“Good” Friday: The Machine and Someone

On a Friday, a long time ago, evil overcame goodness. As you can imagine it was brutal.

Evil was a machine that kept churning and spinning, with no one seemingly willing or even able to stop it. Like a woodchipper pulling in a single branch only to spit wood out to the air in a million pieces, ready for the next object to enter its mouth.

But the machine cannot operate by itself. Someone has to do maintenance. Someone has to make sure the parts are in working order. The wheels have to be greased, so to speak. It needs to be well-oiled.

The machine also needs food. Someone has to offer it material to crush and split. Someone has to stand at the ready, giving the machine more matter to destroy.

It was a stormy day. I stood by as I watched, simultaneously willingly and yet against my own desire participated in the destruction. A dirty, oiled rag hung from my pocket, my hands held the limb in place.

The machine was primed and pumped. The machine received its feeding.

Someone died, gasped their last breath. The machine purred to an idle.

Relent: Simplify

A(nother) Lenten thought:

Simplify.

We live in a world (those in the “1st world” anyway) that seems to value quantity over quality, busyness as a marker of success, and doing more as a means to being more or being better or even being a good follower of God.

But Jesus lived an intentional, slowed-down, your identity as well as your neighbor is one of already being a child of God life.

May we free each other to be who God created us to be. Breathe in God’s graceful presence this day, and every day. Your identity is good, return to it.

Live simply.

Relent: I’m Giving In

Relent. This is what I’m telling myself these days.

As Florence and her machine (Florence + the Machine) sing so beautifully in their lenten-like song Never Let Me Go: “I’m not giving up, I’m just giving in.”

To be clear.
This does not mean oppression does not matter.
This does not mean sin is just accepted.

Giving in, instead, means someone else does not rule my life.
Giving in means something else, like money and power, does not own me.
Giving in is the way to freedom, to security, and to peace. This is the way of Jesus’s cross.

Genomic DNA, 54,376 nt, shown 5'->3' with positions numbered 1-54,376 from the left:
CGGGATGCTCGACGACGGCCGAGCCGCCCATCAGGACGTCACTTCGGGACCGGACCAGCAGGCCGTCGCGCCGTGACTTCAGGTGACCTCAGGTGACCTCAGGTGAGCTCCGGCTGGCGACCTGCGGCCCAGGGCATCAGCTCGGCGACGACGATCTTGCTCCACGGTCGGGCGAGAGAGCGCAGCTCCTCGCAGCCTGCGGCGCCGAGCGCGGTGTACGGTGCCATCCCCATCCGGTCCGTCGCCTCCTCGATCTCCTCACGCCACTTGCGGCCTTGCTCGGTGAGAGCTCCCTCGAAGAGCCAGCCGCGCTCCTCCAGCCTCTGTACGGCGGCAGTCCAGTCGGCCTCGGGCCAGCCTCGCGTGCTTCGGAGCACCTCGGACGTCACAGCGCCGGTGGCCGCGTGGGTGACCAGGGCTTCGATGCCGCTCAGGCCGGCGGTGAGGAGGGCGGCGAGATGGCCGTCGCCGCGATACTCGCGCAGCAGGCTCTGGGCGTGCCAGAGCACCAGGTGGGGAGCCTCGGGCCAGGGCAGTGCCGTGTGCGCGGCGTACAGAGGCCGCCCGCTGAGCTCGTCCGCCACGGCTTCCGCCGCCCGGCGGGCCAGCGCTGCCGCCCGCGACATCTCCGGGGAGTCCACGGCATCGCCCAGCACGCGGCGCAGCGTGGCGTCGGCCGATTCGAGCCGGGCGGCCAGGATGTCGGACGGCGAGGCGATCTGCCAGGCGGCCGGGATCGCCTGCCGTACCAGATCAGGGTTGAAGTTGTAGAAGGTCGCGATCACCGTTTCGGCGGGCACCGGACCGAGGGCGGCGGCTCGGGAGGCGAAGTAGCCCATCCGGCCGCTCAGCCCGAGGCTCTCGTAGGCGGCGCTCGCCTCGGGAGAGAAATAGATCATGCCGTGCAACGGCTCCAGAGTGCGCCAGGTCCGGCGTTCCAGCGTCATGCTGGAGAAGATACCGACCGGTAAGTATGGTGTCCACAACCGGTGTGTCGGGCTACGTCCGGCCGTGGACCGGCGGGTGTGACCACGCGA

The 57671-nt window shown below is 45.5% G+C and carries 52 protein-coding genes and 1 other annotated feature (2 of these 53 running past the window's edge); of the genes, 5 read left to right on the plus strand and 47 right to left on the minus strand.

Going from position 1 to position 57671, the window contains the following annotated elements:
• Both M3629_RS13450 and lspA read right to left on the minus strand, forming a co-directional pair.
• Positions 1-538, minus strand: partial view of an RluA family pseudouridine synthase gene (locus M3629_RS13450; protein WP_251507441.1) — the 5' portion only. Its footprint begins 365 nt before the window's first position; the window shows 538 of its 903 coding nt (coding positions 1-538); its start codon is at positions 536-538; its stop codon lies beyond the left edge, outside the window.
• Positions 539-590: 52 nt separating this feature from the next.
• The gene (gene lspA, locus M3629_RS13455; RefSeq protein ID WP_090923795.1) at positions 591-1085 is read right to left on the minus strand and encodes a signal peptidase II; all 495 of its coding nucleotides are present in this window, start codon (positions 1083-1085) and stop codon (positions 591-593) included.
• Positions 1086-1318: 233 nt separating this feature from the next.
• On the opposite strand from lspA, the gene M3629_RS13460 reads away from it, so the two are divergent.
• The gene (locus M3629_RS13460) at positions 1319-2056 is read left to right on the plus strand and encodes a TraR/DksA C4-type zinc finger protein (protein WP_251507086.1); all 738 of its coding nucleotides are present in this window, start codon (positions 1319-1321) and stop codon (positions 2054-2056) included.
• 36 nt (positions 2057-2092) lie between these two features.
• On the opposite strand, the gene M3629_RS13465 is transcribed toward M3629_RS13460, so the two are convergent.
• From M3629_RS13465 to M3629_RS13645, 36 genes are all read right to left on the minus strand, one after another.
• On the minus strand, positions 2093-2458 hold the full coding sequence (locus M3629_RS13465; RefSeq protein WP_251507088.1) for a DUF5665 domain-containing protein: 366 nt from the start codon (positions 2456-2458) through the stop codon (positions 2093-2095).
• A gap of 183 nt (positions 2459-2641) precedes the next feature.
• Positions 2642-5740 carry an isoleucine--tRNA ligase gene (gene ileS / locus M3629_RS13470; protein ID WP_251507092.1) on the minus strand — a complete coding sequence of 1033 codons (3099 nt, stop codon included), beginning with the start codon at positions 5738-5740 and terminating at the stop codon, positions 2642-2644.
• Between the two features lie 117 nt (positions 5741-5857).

So I am relenting to the knowledge that I am beautifully and wonderfully made.
So I am relenting to be a small, but meaningful part of the whole.
So I am relenting to needing others in my life.
So I am relenting to trust God with every moment.
So I am relenting to hope, that good will overturn the bad.

I readily relent because Jesus has gone to the lowest low, taking on the role of slave/servant, coming alongside others and caring deeply for their being.

Yes, this Lent I am relenting. But I’m not giving up, I’m just giving in.

Marriage = Equal Partnership

There is a thought and belief going around, mainly among Christians, that is very destructive.

I normally don’t make definitive statements, but I have to about this: Men and women are created equal. Marriage is a partnership, in every sense of that word.

Last week Mark and Grace Driscoll – Pastor Mark is very influential in some circles of Christianity – came to Sacramento to share their thoughts on marriage, love and sex from what they consider the Biblical perspective. While we need to talk about sex, to destigmatize so love-making is not gross and to keep it beautiful so it doesn’t turn into a god, their understanding of the roles of men and women are actually harmful. They are not alone in this belief about marriage and the role of husband and wife. I used to believe this too, but I do not anymore. Many have a particular understanding of some passages of scripture (let alone the way God’s Word – bible here – is to be interacted with) and how we are created as men and women. But these unique roles are actually based in “the world” and not in Jesus Christ.

There’s much written about marriage and men and women in the Bible. I’ll address just a couple of them, but it gets to the heart of the matter, the essence of the Gospel in a world and culture that can strangle the life out of people.